PLMR AT THE LIBERAL DEMOCRAT CONFERENCE: A PARTY PUNCHING ABOVE ITS WEIGHT?

Will Davies

If anyone needed an indication of just how radically life has changed for the Liberal Democrats they need only look at the police barricades and airport style security surrounding the party’s conference in Birmingham this year.

The past 15 months have seen the Lib Dems thrust into an utterly alien world experiencing a level of scrutiny and opprobrium beyond anything that had gone before.

Walking around it’s clear that the Party is trying to instil a sense of pride in its members. But this has been a horrible year for the Lib Dems. The AV referendum was an unmitigated disaster and local council elections left some activists fearing for the very future of Liberal politics and many others calling for Nick Clegg and co to cut their losses and wave goodbye to the coalition.

However, if we look at the facts relating to the Coalition Government,  haven’t the Lib Dems reason to be proud of their role?  President Tim Farron stated in his speech that he has never been more proud of his party than he is now.  More than 90,000 of the country’s poorest people taken out of tax, the pupil premium helping children in disadvantaged areas up and down the country to receive a decent education: these are just two of the initiatives that Liberal Democrats have spearheaded in Government.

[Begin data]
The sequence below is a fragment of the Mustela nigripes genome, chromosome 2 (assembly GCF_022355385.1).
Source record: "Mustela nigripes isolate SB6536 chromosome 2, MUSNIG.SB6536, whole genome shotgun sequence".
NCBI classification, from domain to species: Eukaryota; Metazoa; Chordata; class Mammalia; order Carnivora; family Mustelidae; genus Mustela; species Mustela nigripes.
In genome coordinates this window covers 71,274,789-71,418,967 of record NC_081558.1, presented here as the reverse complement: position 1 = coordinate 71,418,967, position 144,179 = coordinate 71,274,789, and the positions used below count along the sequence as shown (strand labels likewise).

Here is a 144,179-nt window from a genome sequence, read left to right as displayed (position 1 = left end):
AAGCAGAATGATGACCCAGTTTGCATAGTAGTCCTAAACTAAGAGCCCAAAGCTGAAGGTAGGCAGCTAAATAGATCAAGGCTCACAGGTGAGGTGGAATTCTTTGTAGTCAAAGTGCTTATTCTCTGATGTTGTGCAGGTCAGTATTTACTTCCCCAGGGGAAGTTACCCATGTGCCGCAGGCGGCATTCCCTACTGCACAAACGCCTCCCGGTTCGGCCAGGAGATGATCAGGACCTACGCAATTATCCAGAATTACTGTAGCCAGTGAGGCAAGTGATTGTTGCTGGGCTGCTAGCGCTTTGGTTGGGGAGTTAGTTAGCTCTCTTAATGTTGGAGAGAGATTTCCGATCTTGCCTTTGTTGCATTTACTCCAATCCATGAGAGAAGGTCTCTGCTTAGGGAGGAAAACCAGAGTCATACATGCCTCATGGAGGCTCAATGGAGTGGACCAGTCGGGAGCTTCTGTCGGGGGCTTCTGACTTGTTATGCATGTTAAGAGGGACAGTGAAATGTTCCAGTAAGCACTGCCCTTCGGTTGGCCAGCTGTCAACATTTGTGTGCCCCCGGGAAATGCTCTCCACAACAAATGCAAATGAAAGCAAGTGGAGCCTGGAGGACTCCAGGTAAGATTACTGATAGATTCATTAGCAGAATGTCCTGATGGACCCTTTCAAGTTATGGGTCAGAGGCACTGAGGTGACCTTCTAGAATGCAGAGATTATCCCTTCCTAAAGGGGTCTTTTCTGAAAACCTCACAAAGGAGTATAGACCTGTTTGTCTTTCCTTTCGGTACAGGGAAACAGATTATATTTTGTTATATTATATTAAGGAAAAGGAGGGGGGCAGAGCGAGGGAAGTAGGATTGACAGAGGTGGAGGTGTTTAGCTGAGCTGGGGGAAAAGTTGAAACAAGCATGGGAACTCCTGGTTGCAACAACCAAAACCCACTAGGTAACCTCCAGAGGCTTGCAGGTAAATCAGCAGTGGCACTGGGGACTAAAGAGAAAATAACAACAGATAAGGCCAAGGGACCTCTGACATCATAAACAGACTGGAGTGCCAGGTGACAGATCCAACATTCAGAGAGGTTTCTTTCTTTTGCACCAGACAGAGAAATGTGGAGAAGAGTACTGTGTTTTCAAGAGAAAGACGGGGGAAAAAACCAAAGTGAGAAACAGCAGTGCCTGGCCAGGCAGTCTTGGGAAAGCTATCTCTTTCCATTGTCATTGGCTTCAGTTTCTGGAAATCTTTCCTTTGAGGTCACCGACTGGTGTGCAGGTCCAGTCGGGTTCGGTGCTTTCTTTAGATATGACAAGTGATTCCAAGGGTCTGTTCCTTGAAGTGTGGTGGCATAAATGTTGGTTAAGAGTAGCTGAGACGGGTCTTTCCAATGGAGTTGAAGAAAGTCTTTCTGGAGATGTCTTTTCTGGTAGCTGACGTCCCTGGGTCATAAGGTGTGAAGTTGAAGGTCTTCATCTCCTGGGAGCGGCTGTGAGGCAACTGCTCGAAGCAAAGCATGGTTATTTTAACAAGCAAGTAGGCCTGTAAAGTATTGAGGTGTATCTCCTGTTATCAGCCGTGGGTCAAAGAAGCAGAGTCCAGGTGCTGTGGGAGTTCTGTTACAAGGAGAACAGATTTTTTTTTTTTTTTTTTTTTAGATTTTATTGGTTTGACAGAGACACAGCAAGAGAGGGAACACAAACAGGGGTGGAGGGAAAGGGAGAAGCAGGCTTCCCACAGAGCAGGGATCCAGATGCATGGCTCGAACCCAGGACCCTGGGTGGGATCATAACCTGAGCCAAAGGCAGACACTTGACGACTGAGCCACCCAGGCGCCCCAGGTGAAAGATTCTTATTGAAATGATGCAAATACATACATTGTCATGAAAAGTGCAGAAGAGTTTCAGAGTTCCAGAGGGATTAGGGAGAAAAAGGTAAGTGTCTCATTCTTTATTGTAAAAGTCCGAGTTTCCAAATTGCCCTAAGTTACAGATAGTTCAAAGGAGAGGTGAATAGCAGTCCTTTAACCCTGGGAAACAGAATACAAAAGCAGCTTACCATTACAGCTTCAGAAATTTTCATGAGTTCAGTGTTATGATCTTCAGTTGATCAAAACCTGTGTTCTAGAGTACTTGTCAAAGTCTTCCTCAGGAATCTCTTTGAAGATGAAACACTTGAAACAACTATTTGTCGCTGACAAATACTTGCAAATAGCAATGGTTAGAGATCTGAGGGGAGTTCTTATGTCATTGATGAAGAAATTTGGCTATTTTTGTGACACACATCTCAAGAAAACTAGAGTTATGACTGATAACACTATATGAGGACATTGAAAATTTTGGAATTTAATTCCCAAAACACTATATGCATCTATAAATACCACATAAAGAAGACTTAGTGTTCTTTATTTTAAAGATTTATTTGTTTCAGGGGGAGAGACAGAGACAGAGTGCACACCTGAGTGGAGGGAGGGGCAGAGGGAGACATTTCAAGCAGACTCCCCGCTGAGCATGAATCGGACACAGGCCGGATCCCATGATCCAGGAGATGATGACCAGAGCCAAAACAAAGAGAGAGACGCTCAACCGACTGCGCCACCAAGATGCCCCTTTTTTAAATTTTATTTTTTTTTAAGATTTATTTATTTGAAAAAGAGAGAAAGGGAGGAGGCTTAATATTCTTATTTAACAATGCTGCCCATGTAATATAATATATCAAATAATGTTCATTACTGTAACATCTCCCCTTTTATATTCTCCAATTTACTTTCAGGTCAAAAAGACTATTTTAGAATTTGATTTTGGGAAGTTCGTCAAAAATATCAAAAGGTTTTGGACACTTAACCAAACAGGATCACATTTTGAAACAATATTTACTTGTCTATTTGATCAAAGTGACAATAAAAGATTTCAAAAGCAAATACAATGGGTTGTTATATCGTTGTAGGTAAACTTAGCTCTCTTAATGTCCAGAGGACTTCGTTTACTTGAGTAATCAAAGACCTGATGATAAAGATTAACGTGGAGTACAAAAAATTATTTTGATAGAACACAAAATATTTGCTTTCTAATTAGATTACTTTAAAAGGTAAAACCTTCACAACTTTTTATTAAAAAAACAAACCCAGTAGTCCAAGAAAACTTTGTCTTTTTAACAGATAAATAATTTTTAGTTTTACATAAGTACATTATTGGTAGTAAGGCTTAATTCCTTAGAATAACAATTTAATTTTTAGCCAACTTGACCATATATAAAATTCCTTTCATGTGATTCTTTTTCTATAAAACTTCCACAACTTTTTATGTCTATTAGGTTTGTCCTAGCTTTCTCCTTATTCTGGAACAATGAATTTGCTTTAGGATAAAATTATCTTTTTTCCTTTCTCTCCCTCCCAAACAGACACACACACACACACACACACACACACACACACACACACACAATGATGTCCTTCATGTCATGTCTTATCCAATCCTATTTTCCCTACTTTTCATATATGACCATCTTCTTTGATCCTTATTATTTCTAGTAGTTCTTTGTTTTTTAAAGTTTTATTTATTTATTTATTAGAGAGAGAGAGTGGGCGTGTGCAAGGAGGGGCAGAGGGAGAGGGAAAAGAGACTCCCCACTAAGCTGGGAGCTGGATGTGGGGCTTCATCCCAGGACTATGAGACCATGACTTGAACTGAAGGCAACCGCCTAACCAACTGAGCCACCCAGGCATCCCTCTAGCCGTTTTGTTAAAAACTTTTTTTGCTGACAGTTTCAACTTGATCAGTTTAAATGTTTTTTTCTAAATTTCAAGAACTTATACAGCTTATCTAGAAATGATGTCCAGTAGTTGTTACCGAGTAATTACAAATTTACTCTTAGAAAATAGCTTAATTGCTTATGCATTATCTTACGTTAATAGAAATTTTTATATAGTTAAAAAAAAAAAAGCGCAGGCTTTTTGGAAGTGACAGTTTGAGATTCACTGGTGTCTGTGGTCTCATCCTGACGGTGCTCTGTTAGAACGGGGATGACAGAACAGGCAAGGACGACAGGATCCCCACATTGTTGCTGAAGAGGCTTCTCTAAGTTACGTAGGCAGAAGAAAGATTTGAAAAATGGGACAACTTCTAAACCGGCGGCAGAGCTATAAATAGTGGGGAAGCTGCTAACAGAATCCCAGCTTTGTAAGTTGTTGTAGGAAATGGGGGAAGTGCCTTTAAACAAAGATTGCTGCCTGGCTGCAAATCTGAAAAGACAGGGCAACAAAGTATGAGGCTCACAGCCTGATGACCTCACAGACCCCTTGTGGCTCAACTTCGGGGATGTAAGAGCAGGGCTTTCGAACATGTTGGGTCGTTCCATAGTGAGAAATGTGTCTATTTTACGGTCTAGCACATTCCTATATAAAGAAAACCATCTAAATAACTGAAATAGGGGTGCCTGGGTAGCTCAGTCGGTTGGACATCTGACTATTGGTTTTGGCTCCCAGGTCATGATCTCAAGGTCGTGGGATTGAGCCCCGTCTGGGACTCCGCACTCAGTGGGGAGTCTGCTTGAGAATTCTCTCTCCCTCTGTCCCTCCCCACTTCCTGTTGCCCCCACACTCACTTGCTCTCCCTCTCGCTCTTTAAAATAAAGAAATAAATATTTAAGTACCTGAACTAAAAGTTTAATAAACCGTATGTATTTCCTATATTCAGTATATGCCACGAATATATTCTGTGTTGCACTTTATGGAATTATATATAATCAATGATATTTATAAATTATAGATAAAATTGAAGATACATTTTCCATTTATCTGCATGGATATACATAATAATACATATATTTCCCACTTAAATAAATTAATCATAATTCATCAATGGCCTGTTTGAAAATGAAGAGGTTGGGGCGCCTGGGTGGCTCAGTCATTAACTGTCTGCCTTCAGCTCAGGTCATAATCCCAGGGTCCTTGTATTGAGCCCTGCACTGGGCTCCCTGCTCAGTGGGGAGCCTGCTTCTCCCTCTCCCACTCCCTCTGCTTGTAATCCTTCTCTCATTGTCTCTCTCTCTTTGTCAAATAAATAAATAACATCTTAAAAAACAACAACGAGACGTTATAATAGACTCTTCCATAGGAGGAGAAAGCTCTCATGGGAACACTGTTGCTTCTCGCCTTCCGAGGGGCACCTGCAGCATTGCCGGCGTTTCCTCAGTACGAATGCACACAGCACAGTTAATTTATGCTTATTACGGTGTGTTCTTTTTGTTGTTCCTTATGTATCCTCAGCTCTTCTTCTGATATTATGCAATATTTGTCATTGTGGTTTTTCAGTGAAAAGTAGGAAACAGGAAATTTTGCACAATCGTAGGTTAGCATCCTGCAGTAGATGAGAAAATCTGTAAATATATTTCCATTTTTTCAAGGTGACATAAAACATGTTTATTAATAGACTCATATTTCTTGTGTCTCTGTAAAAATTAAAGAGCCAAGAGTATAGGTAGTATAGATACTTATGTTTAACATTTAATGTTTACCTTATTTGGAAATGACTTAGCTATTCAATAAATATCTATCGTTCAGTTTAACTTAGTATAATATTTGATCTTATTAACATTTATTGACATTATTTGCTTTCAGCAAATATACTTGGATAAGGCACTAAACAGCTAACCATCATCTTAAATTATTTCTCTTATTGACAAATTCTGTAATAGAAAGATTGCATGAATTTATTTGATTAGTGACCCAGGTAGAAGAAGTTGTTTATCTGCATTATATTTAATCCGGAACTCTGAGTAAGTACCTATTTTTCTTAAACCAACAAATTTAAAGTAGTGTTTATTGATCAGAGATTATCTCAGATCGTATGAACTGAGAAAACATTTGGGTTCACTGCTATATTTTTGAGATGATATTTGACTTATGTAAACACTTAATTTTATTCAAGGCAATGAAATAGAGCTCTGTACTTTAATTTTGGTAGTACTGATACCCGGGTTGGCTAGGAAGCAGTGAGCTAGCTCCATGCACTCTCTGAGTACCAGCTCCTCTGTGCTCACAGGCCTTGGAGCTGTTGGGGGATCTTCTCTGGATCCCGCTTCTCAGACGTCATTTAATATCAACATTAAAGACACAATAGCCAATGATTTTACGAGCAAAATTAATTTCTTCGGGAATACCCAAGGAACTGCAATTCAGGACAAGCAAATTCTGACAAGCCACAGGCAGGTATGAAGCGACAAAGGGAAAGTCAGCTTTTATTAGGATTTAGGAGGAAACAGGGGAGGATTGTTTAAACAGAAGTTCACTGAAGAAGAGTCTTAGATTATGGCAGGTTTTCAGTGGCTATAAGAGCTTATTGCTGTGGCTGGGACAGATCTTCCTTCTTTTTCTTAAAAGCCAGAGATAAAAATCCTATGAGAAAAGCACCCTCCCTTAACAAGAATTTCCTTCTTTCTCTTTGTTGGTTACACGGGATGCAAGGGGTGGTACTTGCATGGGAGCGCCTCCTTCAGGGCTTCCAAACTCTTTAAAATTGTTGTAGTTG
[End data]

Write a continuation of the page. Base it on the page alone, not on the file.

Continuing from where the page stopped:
On Saturday, speaking to a packed hall Deputy Prime Minister Nick Clegg declared that the Liberal Democrats were “punching above their weight” in the coalition; that Liberal Democrat Ministers were working hard to ensure that Liberal policies are being implemented.

Elsewhere, Care Services Minster Paul Burstow called on delegates to hold his and the government’s feet to the fire in order to ensure that Liberal Democrat ideals are upheld at the highest level.

Yes there is still unease amongst the grass roots about being in bed with the Conservatives, but at Ministerial level there seems a steely determination to make it work; that at a time of crisis a coalition of political opposites is the best way to make things better.

Just take the opening words of Business Secretary Vince Cable’s speech to conference today:

“These are dangerous times for our economy. There is much uncertainty. But I am absolutely certain that, at such a moment, the country is stronger for having two parties in coalition working in the national interest.”

The standing ovation suggested he had the support of the hall. Nevertheless, Cable and his colleagues have a lot of work to do to convince the rest of the UK.

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